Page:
The last 40 years of the 19th century must have been an extraordinarily exciting tune for anyone with an interest in biology. The publication of Darwin’s Origin of Species in 1859 gave naturalists, as they called themselves in those days, a powerful new interpretive tool. Suddenly the facts they had been patiently collecting for two centuries and more took on meaning, became intelligible.
The peacock’s tail and the elephant’s trunk were no longer strange prodigies or inexplicable expressions of an enigmatic Providence. They could now be explained as the result of natural processes that were still going on around us. Our knowledge of plants and animals and the ways they live in the world exploded, grew so fast that the naturalist, a person who might study mollusks today, orchids tomorrow, and birds the day after, became extinct. There was too much to know. Only the specialist could survive.
The late 19th century was also the golden age of imperialism, the time when Europeans and their American cousins used their superior technology (“We have got the Maxim gun, and they have not”) to slaughter large numbers of their fellow humans and grab most of the earth’s resources.
The growth of scientific knowledge and the growth of the power of white people were inextricably connected. Lewis and Clark collected an enormous amount of information on the plants, animals, and geology of the west, but their ultimate goal was to find out how the U.S. could occupy the Louisiana Purchase. Later expeditions to explore possible routes for the transcontinental railroad all carried scientists, and many of the leading figures in late-19th-century American ornithology were Army doctors posted to forts in the west. They shot birds while the rest of the garrison shot Indians.
Alfred Russel Wallace, who shared the discovery of natural selection with Darwin, made his living, and developed his theories, by traveling the tropics collecting specimens for rich natural-history enthusiasts back home.
In Thomas Belt, we have a man who combined both of these strains. He was a naturalist who studied meteorology and geology as well as botany and zoology. And he was a mining engineer who helped extract gold from what we now call the third world for shipment back to England. His book A Naturalist in Nicaragua (University of Chicago Press paperback, $12.95), originally published in 1874, provides alternating doses of enlightened scientific thought and observation and the most benighted racism.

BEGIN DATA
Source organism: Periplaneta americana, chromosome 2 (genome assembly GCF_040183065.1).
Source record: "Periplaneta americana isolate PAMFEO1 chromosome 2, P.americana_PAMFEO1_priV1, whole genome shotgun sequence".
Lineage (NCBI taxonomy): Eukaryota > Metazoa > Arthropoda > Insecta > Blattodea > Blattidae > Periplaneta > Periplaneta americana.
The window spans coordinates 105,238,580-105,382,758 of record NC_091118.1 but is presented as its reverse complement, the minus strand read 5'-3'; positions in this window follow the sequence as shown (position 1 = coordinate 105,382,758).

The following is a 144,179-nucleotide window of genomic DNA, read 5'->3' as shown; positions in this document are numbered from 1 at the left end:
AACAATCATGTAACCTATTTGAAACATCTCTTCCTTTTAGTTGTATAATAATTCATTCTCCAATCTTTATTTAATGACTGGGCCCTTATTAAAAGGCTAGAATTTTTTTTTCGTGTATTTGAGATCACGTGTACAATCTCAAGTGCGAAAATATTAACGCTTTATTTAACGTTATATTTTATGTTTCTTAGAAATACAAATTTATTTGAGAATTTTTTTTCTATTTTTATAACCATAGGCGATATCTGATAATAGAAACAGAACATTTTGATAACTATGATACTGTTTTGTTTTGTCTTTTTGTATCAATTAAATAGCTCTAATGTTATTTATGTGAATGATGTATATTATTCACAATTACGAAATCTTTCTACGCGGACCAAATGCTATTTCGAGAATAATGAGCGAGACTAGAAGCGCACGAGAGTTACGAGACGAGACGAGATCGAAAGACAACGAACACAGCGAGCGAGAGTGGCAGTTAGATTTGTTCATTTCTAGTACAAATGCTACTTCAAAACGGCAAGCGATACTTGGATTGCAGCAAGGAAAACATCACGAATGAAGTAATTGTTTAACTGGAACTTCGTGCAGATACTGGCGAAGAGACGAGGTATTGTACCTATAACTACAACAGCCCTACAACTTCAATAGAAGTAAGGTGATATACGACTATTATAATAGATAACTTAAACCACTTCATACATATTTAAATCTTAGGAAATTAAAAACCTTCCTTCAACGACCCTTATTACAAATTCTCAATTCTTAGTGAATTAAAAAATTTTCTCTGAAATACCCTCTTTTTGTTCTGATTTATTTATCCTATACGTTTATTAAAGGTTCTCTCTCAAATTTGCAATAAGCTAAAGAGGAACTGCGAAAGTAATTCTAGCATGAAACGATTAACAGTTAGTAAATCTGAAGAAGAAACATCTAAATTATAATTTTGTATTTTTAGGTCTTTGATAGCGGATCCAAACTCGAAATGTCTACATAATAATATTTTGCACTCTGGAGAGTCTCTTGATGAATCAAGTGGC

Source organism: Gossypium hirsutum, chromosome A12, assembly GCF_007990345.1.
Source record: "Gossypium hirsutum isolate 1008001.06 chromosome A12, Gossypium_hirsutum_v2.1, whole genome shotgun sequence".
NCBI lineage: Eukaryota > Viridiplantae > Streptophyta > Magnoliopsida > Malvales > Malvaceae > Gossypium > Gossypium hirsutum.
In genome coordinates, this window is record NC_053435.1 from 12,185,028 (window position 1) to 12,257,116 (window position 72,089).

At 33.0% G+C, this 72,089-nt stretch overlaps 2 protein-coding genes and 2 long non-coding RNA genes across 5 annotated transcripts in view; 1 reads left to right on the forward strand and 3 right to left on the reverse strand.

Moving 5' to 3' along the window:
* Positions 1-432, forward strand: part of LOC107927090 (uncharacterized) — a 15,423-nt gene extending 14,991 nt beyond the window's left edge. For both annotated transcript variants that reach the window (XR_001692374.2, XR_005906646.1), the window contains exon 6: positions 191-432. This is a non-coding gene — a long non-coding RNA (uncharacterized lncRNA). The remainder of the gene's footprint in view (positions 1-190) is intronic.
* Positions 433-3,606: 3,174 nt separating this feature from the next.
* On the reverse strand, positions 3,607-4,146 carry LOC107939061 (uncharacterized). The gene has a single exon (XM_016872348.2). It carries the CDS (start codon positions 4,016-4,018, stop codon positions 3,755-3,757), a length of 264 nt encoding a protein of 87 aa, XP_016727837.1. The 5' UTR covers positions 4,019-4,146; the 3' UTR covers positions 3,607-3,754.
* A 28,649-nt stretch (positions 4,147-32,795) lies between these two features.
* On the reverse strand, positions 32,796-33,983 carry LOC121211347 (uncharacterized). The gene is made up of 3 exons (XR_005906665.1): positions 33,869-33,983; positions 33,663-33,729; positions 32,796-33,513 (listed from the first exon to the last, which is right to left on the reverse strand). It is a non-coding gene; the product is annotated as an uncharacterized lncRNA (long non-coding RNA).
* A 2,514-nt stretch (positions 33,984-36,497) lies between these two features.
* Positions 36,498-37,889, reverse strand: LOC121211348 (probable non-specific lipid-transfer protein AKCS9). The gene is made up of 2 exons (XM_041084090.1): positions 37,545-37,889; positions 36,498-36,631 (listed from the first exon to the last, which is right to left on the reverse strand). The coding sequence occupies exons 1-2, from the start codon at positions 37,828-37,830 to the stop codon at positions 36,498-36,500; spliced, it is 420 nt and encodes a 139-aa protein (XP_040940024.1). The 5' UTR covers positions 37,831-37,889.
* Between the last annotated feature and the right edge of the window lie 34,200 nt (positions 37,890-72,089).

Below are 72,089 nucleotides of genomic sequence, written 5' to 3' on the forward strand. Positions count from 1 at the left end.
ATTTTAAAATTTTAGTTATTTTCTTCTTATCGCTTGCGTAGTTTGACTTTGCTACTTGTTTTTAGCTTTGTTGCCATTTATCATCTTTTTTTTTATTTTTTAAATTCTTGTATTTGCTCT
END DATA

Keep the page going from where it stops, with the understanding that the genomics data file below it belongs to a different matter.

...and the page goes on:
The effect is startling. You read pages of careful, thoughtful commentary on the behavior of army ants, for example, and you start to think how pleasant it would be to visit a tropical forest with this man. And then you come across a sentence like: “Both the Negroes and Indians are decidedly inferior to the whites in intellect,” which leads into a long discussion of the exact nature of their inferiority. It’s like finding out that an old friend, someone you regard as like a brother, is actually a member of the Klan.
Belt went to Nicaragua in February 1868 to begin a four-year stay. He was employed as a mining engineer by the Chontales Mining Company, which was extracting gold from veins exposed near the town of Santo Domingo (he calls it San Domingo). Santo Domingo is on the Atlantic side of Nicaragua east of the Lago de Nicaragua. The landscape is hilly, the climate very wet, the vegetation a lush tropical forest. Belt traveled for nearly three weeks by boat and mule to get from the Atlantic coast to Santo Domingo.
His job provided him with enough free time to pursue his natural-history interests and it also gave him a chance to travel within the country. Spending days on end on the back of a mule may not be the most comfortable way to see the country but the pace is ideal. Belt traveled with his net at the ready, and he several times mentions snaring interesting butterflies or beetles as his mule passed them by.
I find his accounts of the ants of Nicaragua the most intriguing parts of the book. He begins by writing of the army ants. My own conception of these insects came straight from Hollywood. I imagined suicidal hordes chasing Fernando Lamas through the jungle devouring every creature that crossed their path, reducing cattle to skeletons in seconds.